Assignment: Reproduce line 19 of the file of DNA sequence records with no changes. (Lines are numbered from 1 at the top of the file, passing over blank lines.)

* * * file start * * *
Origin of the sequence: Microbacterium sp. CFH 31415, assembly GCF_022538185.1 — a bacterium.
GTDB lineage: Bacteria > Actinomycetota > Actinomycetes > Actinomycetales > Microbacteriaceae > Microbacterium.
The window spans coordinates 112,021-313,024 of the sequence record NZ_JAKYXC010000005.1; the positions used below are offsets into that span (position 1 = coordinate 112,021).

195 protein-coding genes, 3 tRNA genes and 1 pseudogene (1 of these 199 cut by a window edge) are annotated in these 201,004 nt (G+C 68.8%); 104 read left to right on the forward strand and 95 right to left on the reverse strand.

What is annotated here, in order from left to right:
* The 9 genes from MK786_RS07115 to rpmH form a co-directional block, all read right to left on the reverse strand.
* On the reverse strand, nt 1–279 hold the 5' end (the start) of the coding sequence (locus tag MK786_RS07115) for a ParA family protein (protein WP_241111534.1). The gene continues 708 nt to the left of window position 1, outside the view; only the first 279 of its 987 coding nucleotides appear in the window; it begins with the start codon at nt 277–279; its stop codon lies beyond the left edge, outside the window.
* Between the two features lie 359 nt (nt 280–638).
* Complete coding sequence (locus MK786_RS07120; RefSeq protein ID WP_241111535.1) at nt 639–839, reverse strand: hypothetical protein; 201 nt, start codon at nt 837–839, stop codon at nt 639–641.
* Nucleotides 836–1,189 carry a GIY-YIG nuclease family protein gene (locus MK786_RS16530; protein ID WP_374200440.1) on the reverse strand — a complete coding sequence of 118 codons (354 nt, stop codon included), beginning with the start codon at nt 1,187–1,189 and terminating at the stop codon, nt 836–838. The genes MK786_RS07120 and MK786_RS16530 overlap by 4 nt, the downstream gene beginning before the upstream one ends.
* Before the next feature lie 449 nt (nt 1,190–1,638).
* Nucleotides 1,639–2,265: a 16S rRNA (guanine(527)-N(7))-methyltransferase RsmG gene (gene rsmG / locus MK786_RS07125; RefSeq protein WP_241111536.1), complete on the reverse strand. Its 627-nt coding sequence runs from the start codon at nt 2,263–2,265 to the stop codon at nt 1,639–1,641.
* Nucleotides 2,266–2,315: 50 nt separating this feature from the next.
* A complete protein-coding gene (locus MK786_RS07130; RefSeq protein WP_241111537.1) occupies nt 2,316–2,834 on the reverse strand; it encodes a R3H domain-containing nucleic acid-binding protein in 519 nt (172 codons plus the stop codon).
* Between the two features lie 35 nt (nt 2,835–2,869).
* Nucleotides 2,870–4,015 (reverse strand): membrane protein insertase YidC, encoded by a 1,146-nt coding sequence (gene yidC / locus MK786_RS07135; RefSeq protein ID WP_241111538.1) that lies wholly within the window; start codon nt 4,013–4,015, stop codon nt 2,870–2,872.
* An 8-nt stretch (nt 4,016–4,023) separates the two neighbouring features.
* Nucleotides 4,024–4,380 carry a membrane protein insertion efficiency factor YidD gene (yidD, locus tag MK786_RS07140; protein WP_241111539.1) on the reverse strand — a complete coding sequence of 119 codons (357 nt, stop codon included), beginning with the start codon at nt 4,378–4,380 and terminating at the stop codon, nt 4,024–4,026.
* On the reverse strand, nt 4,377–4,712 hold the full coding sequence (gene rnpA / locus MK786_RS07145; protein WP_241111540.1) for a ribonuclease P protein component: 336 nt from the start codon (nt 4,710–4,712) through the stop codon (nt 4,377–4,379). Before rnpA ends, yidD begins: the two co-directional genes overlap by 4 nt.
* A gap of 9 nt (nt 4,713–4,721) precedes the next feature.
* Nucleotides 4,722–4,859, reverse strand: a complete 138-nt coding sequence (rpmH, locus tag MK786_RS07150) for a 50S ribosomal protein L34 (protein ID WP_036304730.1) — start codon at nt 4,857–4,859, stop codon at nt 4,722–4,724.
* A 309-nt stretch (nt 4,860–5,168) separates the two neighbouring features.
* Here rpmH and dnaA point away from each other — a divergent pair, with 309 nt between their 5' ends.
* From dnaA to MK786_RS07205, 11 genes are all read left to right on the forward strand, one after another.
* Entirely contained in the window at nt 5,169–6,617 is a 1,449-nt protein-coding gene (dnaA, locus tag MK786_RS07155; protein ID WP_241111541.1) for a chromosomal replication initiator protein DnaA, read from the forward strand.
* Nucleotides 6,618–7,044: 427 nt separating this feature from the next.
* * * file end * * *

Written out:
* On the reverse strand, nt 4,377–4,712 hold the full coding sequence (gene rnpA / locus MK786_RS07145; protein WP_241111540.1) for a ribonuclease P protein component: 336 nt from the start codon (nt 4,710–4,712) through the stop codon (nt 4,377–4,379). Before rnpA ends, yidD begins: the two co-directional genes overlap by 4 nt.